- Title Pages
- Edward William Lane and
- Editor's Preface
- Author's Preface
- Advertisement To the Third Edition
- The Modern Egyptians
- Chapter 1 Personal Characteristics, and Dress, of the Muslim Egyptians
- Chapter 2 Infancy and Early Education.
- Chapter 3 Religion and Laws.
- Chapter 4 Government.<sup>1</sup>
- Chapter 5 Domestic Life
- Chapter 6 DOMESTIC LIFE <i>—continued.</i>
- Chapter 7 DOMESTIC LIFE <i>—continued.</i>
- Chapter 8 Common Usages of Society
- Chapter 9 Language, Literature, and Science
- Chapter 10 Superstitions
- Chapter 11 SUPERSTITIONS—<i>continued</i>
- Chapter 12 Magic, Astrology, and Alchymy
- Chapter 13 Character
- Chapter 14 Industry
- Chapter 15 Use of Tobacco, Coffee, Hemp, Opium, Etc.
- Chapter 16 The Bath
- Chapter 17 Games
- Chapter 18 Music
- Chapter 19 Public Dancers
- Chapter 20 Serpent‐Charmers, and Performers of Legerdemain Tricks, &c.
- Chapter 21 Public Recitations of Romances
- Chapter 22 Public Recitations of Romances—continued
- Chapter 23 Public Recitations of Romances—continued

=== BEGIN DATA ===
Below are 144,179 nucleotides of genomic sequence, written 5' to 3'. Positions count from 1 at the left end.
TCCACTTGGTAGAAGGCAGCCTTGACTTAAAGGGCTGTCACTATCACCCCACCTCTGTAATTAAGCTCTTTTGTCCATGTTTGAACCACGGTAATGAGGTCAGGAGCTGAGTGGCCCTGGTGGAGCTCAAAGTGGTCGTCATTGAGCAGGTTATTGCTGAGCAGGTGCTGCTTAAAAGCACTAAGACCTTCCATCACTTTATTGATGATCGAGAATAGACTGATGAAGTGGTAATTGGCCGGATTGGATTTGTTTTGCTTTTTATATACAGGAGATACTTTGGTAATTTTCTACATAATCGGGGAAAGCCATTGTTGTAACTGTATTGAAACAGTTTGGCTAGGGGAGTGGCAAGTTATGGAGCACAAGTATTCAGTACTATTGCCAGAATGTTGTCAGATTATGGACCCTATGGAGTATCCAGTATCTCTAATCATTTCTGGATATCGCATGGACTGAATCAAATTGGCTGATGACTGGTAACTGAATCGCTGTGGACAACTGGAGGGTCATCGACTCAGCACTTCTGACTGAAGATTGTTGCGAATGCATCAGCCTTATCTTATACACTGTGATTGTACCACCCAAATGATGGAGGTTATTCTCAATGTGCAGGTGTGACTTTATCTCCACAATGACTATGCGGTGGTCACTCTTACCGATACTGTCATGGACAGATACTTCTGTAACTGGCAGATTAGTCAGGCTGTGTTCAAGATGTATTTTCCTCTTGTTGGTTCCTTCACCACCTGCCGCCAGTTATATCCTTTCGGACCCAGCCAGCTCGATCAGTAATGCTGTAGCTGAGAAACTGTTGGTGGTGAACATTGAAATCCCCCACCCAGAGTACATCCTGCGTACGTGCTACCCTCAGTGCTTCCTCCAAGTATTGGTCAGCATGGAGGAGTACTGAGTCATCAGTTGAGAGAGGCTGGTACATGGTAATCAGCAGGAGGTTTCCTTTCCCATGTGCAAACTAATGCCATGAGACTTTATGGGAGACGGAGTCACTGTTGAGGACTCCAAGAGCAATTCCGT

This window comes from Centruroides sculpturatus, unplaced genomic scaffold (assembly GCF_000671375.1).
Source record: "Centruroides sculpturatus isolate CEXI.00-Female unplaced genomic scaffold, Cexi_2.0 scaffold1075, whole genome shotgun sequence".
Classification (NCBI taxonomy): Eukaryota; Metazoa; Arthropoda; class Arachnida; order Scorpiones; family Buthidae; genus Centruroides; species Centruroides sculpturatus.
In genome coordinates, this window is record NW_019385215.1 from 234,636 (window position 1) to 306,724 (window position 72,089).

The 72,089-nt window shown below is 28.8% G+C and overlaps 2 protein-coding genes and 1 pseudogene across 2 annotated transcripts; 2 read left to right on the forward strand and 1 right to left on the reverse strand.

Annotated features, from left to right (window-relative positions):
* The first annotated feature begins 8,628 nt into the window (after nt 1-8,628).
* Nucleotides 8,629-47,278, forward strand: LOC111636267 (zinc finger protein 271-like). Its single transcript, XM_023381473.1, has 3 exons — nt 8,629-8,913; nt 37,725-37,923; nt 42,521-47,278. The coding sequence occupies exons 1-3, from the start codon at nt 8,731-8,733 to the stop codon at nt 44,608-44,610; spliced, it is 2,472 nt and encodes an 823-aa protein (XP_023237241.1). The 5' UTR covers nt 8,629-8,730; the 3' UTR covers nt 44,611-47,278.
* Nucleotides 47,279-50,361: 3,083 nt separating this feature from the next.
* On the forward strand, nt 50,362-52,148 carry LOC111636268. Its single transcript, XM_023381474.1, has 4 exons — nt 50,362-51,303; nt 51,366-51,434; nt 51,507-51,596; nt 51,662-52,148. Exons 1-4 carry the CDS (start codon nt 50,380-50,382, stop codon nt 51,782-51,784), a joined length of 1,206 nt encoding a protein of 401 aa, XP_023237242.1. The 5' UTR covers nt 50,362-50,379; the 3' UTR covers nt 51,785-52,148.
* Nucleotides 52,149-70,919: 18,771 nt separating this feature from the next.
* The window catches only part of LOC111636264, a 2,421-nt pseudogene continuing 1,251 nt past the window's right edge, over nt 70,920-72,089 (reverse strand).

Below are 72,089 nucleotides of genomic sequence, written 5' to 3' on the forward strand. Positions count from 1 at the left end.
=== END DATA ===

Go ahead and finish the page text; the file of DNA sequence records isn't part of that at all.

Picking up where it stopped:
- Chapter 24 Periodical Public Festivals, & c.
- Chapter 25 Periodical Public Festivals, & c.—continued
- Chapter 26 Periodical Public Festivals, & c.—continued.
- Chapter 27 Private Festivities, & c.
- Chapter 28 Death, and Funeral Rites
- Appendix A Female Ornaments
- Appendix B Egyptian Measures, Weights, and Moneys
- Appendix C Household Expenditure in Cairo
- Appendix D Prayer of Muslim School‐Boys
- Appendix E Directions for the Treatment of Dysentery and Ophthalmia
- Appendix F Editor Notes
- Chapter 4 Government.1
- An Account of the Manners and Customs of the Modern Egyptians
Edward William Lane
- American University in Cairo Press
Egypt was no longer a province of the Ottoman Empire but Mohamed Ali continued to profess his allegiance to the Sultan. Mohamed Ali was tied by the Qur’an and Traditions, but otherwise had a completely free hand in running of Egypt. This chapter details the systems of rule and justice—the different courts and councils, who sat on them, what their authority was, and who could use them—and the role of sheikhs and the clergy in maintaining order on a local level, through, for example, arbitration of disputes. It also looks at the role, ranks, and power of the police and the army. This chapter is replete with case studies that illustrate the way the many different arms of authority worked.
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